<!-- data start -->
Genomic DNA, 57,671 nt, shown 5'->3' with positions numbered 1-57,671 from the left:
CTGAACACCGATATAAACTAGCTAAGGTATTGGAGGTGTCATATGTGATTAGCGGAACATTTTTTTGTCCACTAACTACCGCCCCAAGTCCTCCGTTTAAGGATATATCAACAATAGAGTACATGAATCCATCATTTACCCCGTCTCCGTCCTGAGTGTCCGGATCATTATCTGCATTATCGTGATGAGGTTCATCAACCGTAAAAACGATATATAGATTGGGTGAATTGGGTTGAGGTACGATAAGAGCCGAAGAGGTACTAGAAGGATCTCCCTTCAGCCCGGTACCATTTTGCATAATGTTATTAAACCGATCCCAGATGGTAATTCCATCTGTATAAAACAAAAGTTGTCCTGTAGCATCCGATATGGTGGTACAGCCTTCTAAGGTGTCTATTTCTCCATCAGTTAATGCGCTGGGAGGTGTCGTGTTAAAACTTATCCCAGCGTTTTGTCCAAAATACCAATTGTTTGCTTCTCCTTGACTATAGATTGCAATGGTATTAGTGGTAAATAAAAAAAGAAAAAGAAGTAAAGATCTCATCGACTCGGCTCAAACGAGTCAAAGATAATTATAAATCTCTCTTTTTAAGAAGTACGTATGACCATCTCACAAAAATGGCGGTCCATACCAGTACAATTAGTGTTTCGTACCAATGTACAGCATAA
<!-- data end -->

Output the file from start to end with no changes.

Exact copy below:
Genomic DNA, 57,671 nt, shown 5'->3' with positions numbered 1-57,671 from the left:
CTGAACACCGATATAAACTAGCTAAGGTATTGGAGGTGTCATATGTGATTAGCGGAACATTTTTTTGTCCACTAACTACCGCCCCAAGTCCTCCGTTTAAGGATATATCAACAATAGAGTACATGAATCCATCATTTACCCCGTCTCCGTCCTGAGTGTCCGGATCATTATCTGCATTATCGTGATGAGGTTCATCAACCGTAAAAACGATATATAGATTGGGTGAATTGGGTTGAGGTACGATAAGAGCCGAAGAGGTACTAGAAGGATCTCCCTTCAGCCCGGTACCATTTTGCATAATGTTATTAAACCGATCCCAGATGGTAATTCCATCTGTATAAAACAAAAGTTGTCCTGTAGCATCCGATATGGTGGTACAGCCTTCTAAGGTGTCTATTTCTCCATCAGTTAATGCGCTGGGAGGTGTCGTGTTAAAACTTATCCCAGCGTTTTGTCCAAAATACCAATTGTTTGCTTCTCCTTGACTATAGATTGCAATGGTATTAGTGGTAAATAAAAAAAGAAAAAGAAGTAAAGATCTCATCGACTCGGCTCAAACGAGTCAAAGATAATTATAAATCTCTCTTTTTAAGAAGTACGTATGACCATCTCACAAAAATGGCGGTCCATACCAGTACAATTAGTGTTTCGTACCAATGTACAGCATAA